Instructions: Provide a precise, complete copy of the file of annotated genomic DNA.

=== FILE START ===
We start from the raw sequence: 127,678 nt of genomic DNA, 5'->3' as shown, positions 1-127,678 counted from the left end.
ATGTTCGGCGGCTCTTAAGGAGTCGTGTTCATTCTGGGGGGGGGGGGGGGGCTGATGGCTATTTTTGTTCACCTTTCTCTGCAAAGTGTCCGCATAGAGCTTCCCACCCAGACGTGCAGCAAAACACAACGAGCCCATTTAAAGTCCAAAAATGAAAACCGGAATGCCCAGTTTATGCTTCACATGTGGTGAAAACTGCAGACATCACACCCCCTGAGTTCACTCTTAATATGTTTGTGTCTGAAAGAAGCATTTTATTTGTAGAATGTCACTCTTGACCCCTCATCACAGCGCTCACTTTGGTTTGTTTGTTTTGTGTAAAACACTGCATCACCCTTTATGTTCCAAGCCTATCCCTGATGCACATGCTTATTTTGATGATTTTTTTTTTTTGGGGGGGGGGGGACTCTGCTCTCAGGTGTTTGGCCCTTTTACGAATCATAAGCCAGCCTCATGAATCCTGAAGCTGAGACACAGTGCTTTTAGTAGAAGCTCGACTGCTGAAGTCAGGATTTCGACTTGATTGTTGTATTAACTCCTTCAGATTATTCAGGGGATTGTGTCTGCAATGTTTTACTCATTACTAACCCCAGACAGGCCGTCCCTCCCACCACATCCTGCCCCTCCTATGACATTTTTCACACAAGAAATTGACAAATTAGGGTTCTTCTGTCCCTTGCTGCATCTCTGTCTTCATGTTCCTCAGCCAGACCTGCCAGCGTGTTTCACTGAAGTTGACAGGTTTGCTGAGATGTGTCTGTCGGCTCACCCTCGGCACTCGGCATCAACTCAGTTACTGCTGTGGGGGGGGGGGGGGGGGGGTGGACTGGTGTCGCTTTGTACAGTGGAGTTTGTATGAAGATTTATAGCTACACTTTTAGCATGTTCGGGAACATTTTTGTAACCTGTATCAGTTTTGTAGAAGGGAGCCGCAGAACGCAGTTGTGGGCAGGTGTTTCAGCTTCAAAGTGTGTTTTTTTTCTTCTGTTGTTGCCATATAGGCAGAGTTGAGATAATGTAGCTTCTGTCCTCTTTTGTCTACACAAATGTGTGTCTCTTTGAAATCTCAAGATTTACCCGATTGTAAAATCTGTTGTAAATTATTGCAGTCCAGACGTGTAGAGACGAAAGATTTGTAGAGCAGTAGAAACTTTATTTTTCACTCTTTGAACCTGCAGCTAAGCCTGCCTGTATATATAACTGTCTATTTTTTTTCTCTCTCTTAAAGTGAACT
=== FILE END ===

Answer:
We start from the raw sequence: 127,678 nt of genomic DNA, 5'->3' as shown, positions 1-127,678 counted from the left end.
ATGTTCGGCGGCTCTTAAGGAGTCGTGTTCATTCTGGGGGGGGGGGGGGGGCTGATGGCTATTTTTGTTCACCTTTCTCTGCAAAGTGTCCGCATAGAGCTTCCCACCCAGACGTGCAGCAAAACACAACGAGCCCATTTAAAGTCCAAAAATGAAAACCGGAATGCCCAGTTTATGCTTCACATGTGGTGAAAACTGCAGACATCACACCCCCTGAGTTCACTCTTAATATGTTTGTGTCTGAAAGAAGCATTTTATTTGTAGAATGTCACTCTTGACCCCTCATCACAGCGCTCACTTTGGTTTGTTTGTTTTGTGTAAAACACTGCATCACCCTTTATGTTCCAAGCCTATCCCTGATGCACATGCTTATTTTGATGATTTTTTTTTTTTGGGGGGGGGGGGACTCTGCTCTCAGGTGTTTGGCCCTTTTACGAATCATAAGCCAGCCTCATGAATCCTGAAGCTGAGACACAGTGCTTTTAGTAGAAGCTCGACTGCTGAAGTCAGGATTTCGACTTGATTGTTGTATTAACTCCTTCAGATTATTCAGGGGATTGTGTCTGCAATGTTTTACTCATTACTAACCCCAGACAGGCCGTCCCTCCCACCACATCCTGCCCCTCCTATGACATTTTTCACACAAGAAATTGACAAATTAGGGTTCTTCTGTCCCTTGCTGCATCTCTGTCTTCATGTTCCTCAGCCAGACCTGCCAGCGTGTTTCACTGAAGTTGACAGGTTTGCTGAGATGTGTCTGTCGGCTCACCCTCGGCACTCGGCATCAACTCAGTTACTGCTGTGGGGGGGGGGGGGGGGGGGTGGACTGGTGTCGCTTTGTACAGTGGAGTTTGTATGAAGATTTATAGCTACACTTTTAGCATGTTCGGGAACATTTTTGTAACCTGTATCAGTTTTGTAGAAGGGAGCCGCAGAACGCAGTTGTGGGCAGGTGTTTCAGCTTCAAAGTGTGTTTTTTTTCTTCTGTTGTTGCCATATAGGCAGAGTTGAGATAATGTAGCTTCTGTCCTCTTTTGTCTACACAAATGTGTGTCTCTTTGAAATCTCAAGATTTACCCGATTGTAAAATCTGTTGTAAATTATTGCAGTCCAGACGTGTAGAGACGAAAGATTTGTAGAGCAGTAGAAACTTTATTTTTCACTCTTTGAACCTGCAGCTAAGCCTGCCTGTATATATAACTGTCTATTTTTTTTCTCTCTCTTAAAGTGAACT